1. Computers
  2. Display Drivers
  3. Graphics Cards
  4. Memory
  5. Motherboards
  6. Processors
  7. Software
  8. Storage
  9. Operating Systems


Facebook RSS Twitter Twitter Google Plus


Phoronix Test Suite

OpenBenchmarking.org

X.Org @ FOSDEM 2008 Update

Linux Events

Published on 22 January 2008 11:22 AM EST
Written by Michael Larabel in Linux Events
2 Comments

Luc Verhaegen has written an update on the X.Org mailing list regarding the X activity at FOSDEM 2008. Originally planned was an X.Org development house on the two days prior to the FOSDEM weekend, but that has been canceled. However, the X.Org development room is still on during the FOSDEM conference.

At FOSDEM will be eleven X.Org talks, while nine of the slots are already filled. Among the speakers are Jerome Glisse, Stephane Marchesin, John Bridgman, Egbert Eich, Keith Packard, and Keith Whitwell. Jerome Glisse, the original developer of the now defunct Avivo R500 driver, will be speaking on Radeon from DRM to Gallium3D and aiming for a Radeon kernel mode-setting demonstration. Meanwhile, on the NVIDIA community side, Stephane will be providing an update on the open-source Nouveau driver. John Bridgman will be providing an update on AMD's open-source work and pushing out community documentation, while Egbert will be talking about the RadeonHD driver.

Keith Packard's talk is entitled "Pain and redemption in X driver development", which should be entertaining. Last but certainly not least, Keith Whitwell will be providing a status update on Tungsten's Gallium3D architecture. Other planned talks will be about XCB, Metisse, and Project VGA.

FOSDEM is taking place February 23 and 24 in Brussels, Belgium. Phoronix will be providing coverage from FOSDEM '08 and you can be sure that we'll be covering most (if not all) of the X.Org talks. More information on the X.Org FOSDEM 2008 planning is available in Wiki form.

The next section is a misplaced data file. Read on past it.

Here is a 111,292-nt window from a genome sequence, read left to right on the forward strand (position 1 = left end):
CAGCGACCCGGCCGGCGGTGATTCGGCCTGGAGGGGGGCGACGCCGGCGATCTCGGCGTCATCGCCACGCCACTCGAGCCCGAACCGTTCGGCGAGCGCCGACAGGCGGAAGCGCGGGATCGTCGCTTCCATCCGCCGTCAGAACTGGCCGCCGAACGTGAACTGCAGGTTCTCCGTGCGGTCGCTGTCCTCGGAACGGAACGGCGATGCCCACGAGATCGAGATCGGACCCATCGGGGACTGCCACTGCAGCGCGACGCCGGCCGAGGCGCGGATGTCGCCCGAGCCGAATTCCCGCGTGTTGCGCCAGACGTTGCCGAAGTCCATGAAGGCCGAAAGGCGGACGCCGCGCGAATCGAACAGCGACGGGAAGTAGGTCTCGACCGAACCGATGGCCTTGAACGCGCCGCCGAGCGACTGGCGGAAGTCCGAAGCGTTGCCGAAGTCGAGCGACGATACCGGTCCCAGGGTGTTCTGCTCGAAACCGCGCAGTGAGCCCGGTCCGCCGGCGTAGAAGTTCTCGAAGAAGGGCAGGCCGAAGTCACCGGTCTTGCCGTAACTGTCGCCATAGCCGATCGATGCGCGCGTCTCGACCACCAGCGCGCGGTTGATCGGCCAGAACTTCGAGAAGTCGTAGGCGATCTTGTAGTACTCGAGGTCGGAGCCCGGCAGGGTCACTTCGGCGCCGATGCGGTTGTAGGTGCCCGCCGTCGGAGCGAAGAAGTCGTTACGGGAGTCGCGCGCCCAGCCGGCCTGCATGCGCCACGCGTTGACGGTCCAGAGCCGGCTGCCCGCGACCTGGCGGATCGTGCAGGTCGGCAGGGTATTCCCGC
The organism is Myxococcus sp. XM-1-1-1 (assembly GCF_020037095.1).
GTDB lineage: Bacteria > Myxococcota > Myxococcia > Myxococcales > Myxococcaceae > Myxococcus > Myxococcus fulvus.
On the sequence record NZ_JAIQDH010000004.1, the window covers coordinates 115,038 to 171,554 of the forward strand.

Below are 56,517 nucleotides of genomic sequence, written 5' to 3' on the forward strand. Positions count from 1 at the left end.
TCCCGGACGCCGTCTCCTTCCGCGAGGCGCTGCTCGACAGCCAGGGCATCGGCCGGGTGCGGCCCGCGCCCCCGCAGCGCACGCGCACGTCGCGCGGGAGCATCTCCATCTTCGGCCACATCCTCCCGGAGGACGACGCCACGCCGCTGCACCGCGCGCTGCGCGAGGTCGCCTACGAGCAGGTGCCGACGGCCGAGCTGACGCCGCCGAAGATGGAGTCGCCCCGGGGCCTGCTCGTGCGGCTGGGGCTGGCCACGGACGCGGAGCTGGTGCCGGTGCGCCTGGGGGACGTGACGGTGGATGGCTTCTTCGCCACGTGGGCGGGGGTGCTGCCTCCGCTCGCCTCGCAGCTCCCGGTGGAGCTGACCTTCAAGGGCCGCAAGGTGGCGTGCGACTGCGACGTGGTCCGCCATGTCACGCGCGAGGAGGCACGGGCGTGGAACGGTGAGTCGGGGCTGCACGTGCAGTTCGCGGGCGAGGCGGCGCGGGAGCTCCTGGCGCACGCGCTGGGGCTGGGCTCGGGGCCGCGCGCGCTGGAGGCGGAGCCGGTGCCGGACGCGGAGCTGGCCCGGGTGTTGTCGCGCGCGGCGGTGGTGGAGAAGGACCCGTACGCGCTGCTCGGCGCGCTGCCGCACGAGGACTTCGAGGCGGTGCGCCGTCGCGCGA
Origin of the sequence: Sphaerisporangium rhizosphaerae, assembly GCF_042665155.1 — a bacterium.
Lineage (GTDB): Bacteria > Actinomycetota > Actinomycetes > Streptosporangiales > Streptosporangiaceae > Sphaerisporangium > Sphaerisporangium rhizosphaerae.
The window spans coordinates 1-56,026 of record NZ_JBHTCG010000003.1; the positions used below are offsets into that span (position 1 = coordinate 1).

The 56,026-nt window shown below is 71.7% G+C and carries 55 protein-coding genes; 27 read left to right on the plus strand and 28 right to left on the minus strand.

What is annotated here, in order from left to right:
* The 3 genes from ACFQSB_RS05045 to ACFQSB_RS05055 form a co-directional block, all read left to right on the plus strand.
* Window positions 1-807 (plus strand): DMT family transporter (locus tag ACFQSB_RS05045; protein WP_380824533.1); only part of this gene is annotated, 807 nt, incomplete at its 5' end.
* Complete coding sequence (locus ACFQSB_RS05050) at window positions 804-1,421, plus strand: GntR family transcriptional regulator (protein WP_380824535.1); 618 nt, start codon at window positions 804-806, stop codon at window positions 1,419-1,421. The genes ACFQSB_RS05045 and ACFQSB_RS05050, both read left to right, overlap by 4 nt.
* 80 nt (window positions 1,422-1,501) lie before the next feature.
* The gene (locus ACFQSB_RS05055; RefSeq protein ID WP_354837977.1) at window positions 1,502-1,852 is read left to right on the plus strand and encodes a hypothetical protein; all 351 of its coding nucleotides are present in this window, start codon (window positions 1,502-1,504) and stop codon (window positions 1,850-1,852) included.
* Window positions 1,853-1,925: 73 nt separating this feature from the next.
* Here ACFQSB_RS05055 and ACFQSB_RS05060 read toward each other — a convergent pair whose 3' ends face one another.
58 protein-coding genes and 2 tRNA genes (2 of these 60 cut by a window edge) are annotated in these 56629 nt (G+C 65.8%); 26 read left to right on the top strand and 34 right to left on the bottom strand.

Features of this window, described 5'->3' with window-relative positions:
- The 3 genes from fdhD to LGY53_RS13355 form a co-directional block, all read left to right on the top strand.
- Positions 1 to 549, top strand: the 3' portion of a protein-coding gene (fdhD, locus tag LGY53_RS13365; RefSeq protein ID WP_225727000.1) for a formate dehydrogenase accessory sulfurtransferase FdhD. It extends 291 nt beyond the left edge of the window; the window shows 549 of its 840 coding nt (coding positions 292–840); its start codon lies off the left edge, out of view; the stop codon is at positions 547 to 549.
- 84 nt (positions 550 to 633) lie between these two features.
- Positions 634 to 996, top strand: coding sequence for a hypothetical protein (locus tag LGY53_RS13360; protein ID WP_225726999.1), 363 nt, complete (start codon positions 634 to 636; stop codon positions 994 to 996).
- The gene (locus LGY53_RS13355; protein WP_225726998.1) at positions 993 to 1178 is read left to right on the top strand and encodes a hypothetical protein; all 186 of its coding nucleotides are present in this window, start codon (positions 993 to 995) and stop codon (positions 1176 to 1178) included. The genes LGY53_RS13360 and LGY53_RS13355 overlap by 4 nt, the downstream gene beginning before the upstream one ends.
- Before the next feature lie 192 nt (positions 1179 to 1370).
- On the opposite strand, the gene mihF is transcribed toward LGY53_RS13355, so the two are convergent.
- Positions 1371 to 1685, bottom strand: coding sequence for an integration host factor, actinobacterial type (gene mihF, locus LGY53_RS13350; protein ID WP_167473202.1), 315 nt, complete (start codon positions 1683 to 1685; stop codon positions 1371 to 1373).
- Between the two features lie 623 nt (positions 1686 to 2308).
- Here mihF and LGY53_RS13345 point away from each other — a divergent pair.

About The Author
Michael Larabel is the principal author of Phoronix.com and founded the web-site in 2004 with a focus on enriching the Linux hardware experience and being the largest web-site devoted to Linux hardware reviews, particularly for products relevant to Linux gamers and enthusiasts but also commonly reviewing servers/workstations and embedded Linux devices. Michael has written more than 10,000 articles covering the state of Linux hardware support, Linux performance, graphics hardware drivers, and other topics. Michael is also the lead developer of the Phoronix Test Suite, Phoromatic, and OpenBenchmarking.org automated testing software. He can be followed via and or contacted via .
Latest Linux Hardware Reviews
  1. NVIDIA GeForce GTX 970 Offers Great Linux Performance
  2. CompuLab Intense-PC2: An Excellent, Fanless, Mini PC Powered By Intel's i7 Haswell
  3. From The Atom 330 To Haswell ULT: Intel Linux Performance Benchmarks
  4. AMD Radeon R9 285 Tonga Performance On Linux
Latest Linux Articles
  1. RunAbove: A POWER8 Compute Cloud With Offerings Up To 176 Threads
  2. 6-Way Ubuntu 14.10 Linux Desktop Benchmarks
  3. Ubuntu 14.10 XMir System Compositor Benchmarks
  4. Btrfs RAID HDD Testing On Ubuntu Linux 14.10
Latest Linux News
  1. openSUSE Factory & Tumbleweed Are Merging
  2. More Fedora Delays: Fedora 21 Beta Slips
  3. Mono Brings C# To The Unreal Engine 4
  4. Coreboot Now Has Support For Intel Broadwell Hardware
  5. Enlightenment's EFL 1.12 Alpha Has Evas GL-DRM Engine, OpenGL ES 1.1 Support
  6. GTK+ Lands Experimental Backend For Mir Display Server
  7. Ubuntu 14.10 Officially Released
  8. Mesa 10.4 Might Re-Enable HyperZ For R600g/RadeonSI
  9. Intel GVT-g GPU Virtualization Moves Closer
  10. GTK+ 3.16 To Bring Several New Features
Latest Forum Discussions
  1. Ubuntu 16.04 Might Be The Distribution's Last 32-Bit Release
  2. Updated and Optimized Ubuntu Free Graphics Drivers
  3. Linux hacker compares Solaris kernel code:
  4. HOPE: The Ease Of Python With The Speed Of C++
  5. Advertisements On Phoronix
  6. Users/Developers Threatening Fork Of Debian GNU/Linux
  7. AMD Releases UVD Video Decode Support For R600 GPUs
  8. Proof that strlcpy is un-needed